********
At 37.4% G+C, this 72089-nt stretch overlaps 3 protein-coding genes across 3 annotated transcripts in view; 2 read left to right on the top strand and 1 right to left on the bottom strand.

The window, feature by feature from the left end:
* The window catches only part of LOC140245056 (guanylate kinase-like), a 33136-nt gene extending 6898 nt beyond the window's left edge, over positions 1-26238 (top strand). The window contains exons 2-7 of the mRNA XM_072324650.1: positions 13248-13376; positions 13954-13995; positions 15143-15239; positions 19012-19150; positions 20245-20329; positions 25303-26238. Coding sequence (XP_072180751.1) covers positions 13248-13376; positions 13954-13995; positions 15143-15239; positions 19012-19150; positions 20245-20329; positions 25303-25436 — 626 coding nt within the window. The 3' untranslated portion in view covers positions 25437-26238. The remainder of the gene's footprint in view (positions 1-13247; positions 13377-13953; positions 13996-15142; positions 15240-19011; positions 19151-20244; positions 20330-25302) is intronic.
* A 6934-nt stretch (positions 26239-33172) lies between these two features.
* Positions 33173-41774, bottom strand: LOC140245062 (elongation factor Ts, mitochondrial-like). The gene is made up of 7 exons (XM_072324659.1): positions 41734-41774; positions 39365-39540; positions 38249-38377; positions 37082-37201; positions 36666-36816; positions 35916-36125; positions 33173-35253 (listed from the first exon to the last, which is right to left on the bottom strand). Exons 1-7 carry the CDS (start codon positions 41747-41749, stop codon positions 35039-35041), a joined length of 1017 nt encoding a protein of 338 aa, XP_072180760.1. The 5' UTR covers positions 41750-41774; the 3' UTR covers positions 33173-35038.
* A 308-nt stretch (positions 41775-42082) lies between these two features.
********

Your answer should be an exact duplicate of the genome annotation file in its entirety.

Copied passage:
At 37.4% G+C, this 72089-nt stretch overlaps 3 protein-coding genes across 3 annotated transcripts in view; 2 read left to right on the top strand and 1 right to left on the bottom strand.

The window, feature by feature from the left end:
* The window catches only part of LOC140245056 (guanylate kinase-like), a 33136-nt gene extending 6898 nt beyond the window's left edge, over positions 1-26238 (top strand). The window contains exons 2-7 of the mRNA XM_072324650.1: positions 13248-13376; positions 13954-13995; positions 15143-15239; positions 19012-19150; positions 20245-20329; positions 25303-26238. Coding sequence (XP_072180751.1) covers positions 13248-13376; positions 13954-13995; positions 15143-15239; positions 19012-19150; positions 20245-20329; positions 25303-25436 — 626 coding nt within the window. The 3' untranslated portion in view covers positions 25437-26238. The remainder of the gene's footprint in view (positions 1-13247; positions 13377-13953; positions 13996-15142; positions 15240-19011; positions 19151-20244; positions 20330-25302) is intronic.
* A 6934-nt stretch (positions 26239-33172) lies between these two features.
* Positions 33173-41774, bottom strand: LOC140245062 (elongation factor Ts, mitochondrial-like). The gene is made up of 7 exons (XM_072324659.1): positions 41734-41774; positions 39365-39540; positions 38249-38377; positions 37082-37201; positions 36666-36816; positions 35916-36125; positions 33173-35253 (listed from the first exon to the last, which is right to left on the bottom strand). Exons 1-7 carry the CDS (start codon positions 41747-41749, stop codon positions 35039-35041), a joined length of 1017 nt encoding a protein of 338 aa, XP_072180760.1. The 5' UTR covers positions 41750-41774; the 3' UTR covers positions 33173-35038.
* A 308-nt stretch (positions 41775-42082) lies between these two features.